Quebec Construction Industry Corruption Enquiry

Quebec Construction Industry Corruption Enquiry


by Peter Stuart

Well praise the Lord, Jean Charest, after being pestered by the opposition for some ludicrous number of days like 927, (only journalists can keep track of this rot), has finely consented to call a commission of enquiry into corruption in the construction industry in our province. We should be ever so relieved and grateful. 

I’m sure we’ll get right down to the bottom of what ails our civilization, especially since the commission will not have the power to subpoena witnesses, nor will it have the power to grant any of them immunity. Grand. I’m old enough (and jaded enough by now to be perfectly honest), that I do recall that we went through all of this rigmarole already once before in my own lifetime. It was the 1970s, a time of great social, political and economic upheaval in Québec, Canada, and throughout the western world in general. 

The same sorts of concerns about organized crime having penetrated the construction industry, union intimidation and cronyism, were rampant in the media. The whole thing had begun to take on the airs of a three ring media circus. The commission which eventually was struck to shed light on the whole mess was called the Cliche Commission, named after Robert Clichée a well-known judge of the day. 

The proceedings were aired on cable television, something new for that era, and lo and behold, an up and coming lawyer by the name of Brian Mulroney, who would later go on to become Prime Minister of Canada for the Progressive Conservative Party, rose to great prominence by being a panellist on the commission of enquiry on the side of the employers. 

The commission was originally struck to enquire into allegations of violence and intimidation and links to organized crime up in the James Bay area of Québec, where giant hydro dams were being constructed, and the unions were allegedly using strong-arm tactics to coerce many workers to join their ranks against their will. 

What’s ironic is that now, 37 years later, we’re dealing with many of the same issues again, and guess what, Brian Mulroney was eventually disgraced for having taken brown envelopes full of 1000$ bills from a German military contractor by the name of Karl Heinz Schreiber in a hotel room on the eve of his retirement from public life!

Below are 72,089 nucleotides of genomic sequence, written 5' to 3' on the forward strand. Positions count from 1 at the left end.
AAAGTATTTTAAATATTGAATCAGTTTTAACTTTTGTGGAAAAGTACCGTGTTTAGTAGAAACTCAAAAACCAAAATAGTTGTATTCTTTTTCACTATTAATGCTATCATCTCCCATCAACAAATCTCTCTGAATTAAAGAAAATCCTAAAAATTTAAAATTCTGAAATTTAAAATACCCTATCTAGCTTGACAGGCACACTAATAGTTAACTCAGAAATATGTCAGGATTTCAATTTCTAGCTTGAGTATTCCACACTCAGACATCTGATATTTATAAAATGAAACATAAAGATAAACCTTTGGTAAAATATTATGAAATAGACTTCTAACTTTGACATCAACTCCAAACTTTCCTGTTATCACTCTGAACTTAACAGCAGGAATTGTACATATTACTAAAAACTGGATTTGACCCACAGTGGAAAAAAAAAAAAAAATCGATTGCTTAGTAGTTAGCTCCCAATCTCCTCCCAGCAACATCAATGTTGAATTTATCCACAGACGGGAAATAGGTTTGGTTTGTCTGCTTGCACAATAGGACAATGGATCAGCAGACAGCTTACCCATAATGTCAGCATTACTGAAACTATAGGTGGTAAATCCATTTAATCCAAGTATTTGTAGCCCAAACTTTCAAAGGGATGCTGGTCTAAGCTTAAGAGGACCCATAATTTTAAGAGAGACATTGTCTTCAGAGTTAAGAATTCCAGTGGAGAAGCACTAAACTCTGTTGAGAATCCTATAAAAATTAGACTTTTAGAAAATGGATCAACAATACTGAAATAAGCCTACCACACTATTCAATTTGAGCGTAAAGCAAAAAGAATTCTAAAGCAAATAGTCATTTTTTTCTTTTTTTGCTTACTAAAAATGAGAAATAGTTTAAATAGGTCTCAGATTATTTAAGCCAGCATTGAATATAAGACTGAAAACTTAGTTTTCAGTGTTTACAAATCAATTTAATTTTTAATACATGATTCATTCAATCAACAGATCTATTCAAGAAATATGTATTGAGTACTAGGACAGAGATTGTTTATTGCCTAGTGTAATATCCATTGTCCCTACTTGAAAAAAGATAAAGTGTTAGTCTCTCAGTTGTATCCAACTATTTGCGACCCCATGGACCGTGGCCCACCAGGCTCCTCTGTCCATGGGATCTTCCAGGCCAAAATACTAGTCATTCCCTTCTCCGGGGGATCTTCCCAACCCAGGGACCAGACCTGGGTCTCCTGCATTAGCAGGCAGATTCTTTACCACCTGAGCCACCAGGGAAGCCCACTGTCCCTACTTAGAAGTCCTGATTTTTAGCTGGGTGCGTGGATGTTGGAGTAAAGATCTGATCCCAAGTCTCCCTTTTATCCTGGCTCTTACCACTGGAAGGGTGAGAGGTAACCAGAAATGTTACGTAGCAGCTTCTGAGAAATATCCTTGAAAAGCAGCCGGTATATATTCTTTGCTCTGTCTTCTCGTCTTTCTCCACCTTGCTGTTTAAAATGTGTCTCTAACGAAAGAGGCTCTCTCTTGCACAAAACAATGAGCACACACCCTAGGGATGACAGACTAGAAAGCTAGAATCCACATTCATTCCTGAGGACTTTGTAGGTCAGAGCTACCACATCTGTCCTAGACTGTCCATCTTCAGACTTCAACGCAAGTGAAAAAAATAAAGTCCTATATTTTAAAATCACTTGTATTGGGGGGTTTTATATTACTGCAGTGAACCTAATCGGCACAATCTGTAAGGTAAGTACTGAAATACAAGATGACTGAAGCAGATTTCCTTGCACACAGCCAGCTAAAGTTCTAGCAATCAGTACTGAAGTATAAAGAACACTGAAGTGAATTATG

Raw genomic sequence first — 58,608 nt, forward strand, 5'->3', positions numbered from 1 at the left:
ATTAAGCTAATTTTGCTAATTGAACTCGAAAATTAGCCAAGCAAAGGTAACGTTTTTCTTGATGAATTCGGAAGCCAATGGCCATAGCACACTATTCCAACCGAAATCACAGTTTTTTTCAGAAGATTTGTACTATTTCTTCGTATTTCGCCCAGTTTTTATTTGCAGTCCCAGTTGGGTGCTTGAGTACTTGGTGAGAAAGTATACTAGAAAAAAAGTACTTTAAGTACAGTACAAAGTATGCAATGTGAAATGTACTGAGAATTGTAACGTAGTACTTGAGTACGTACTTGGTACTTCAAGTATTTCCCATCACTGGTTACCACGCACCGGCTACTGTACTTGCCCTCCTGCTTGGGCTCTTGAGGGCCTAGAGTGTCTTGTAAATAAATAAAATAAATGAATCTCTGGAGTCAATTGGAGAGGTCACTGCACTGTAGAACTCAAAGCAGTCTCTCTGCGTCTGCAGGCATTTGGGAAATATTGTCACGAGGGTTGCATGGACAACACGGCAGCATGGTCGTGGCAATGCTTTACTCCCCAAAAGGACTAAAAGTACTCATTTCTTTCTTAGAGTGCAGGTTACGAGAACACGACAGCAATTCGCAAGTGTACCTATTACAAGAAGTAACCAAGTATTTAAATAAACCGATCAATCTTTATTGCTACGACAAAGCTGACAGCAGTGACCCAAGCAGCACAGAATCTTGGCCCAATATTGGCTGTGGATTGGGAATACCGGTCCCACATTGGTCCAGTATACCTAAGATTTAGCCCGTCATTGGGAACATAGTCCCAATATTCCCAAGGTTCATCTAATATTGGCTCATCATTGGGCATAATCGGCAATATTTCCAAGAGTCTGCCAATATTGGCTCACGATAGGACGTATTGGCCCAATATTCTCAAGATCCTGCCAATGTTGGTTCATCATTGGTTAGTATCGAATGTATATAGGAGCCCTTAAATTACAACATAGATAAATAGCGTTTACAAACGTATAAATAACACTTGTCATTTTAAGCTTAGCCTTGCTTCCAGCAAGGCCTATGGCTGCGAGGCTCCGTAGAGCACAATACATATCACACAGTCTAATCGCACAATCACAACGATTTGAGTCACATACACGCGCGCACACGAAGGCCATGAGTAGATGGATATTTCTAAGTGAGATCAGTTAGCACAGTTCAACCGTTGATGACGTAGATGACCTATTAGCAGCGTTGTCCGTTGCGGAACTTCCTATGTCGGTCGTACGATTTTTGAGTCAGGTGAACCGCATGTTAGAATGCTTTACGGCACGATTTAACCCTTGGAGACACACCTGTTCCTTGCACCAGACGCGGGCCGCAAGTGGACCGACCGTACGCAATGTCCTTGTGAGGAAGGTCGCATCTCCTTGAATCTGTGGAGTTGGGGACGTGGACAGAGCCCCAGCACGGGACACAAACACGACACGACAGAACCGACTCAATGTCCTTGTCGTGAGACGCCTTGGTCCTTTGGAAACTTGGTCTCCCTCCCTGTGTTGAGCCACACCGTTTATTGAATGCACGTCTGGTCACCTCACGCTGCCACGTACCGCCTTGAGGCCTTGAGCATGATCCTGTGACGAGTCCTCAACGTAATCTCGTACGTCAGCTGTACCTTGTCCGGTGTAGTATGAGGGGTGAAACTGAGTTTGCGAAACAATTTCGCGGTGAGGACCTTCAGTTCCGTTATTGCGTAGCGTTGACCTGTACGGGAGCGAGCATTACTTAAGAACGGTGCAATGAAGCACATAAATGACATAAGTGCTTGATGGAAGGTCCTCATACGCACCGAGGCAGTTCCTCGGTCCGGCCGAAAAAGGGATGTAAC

I guess it just goes to show you that there’s no real ‘final solution’. The last guy who proposed that was some whacko Austrian Corporal with a cheesy moustache and a really bad haircut that went and got millions of people killed a while back. So you can’t really say that the situation concerning confidence in public institutions is really getting any worse or better. I think it’s just always been the same. 

I bet the Roman Emperors had to deal with rampant corruption in their construction industry and government during their time. I know for sure that King Solomon had to deal with corruption during the building of the Temple at Jerusalem all those thousands of years ago, and some people even lost their lives over that one. 

So Jean Charest, here’s lookin’ at you kiddo. It doesn’t matter if it took you 927 days or 9027 days to call the enquiry; the fact of the matter is that you did it. Back in the 1970s, the revelations eventually led to the Liberal government of Robert Bourassa being defeated and René Lévesque’s PQ party getting elected and the separatist threat concretizing itself. 

Now however, I see something similar but not quite the same occurring. The commission will probably cause Mr. Charest’s government to get egg on his face, just in time for him to retire gracefully from politics, and let an interim leader take a hit for the team in the next election. In the meantime, François Legault has vowed to turn his CAQ organization (Coalition pour l’Avenir du Québec) into a real political party by mid November, just in time to gear up for an election next fall in 2012, when all the fallout from the commission will have discredited the Liberals and chased them from any hope of getting a third term. 

This will position Legault to get in, shutting out Pauline Marois and the separatists, wind up the commission, table its report, make an attempt at implementing its recommendations, then getting on with the business of governing. (Or is that supposed to be the business of business?). 

Either way you slice it, life goes on, long after the thrill of livin’ is gone, as John Mellencamp once sang. Brian Mulroney and the Cliche Commission may be long gone, and Jean Charest and his commission may soon be gone to the dustbin of history sooner than we think. But people must still nevertheless compose with the moral imperative of living upright and spiritual lives in a fallen and profane world. Let’s hope that we as citizens can do better than those that we’ve elected, hoping and trusting that they’ll do the right thing.

About the author:

Peter Stuart is a freelance journalist and writer based in Quebec City, Quebec, Canada. He has a degree in Canadian Studies from the University of Ottawa.
He has written Op-Ed pieces for the last ten years for publications including: Le Soleil, La Presse, Quebec Chronicle Telegraph and Impact Campus.
Peter writes in both French and English, and is currently working on the publication of his first book. 
You can read more of Peter’s work by visiting his blog.

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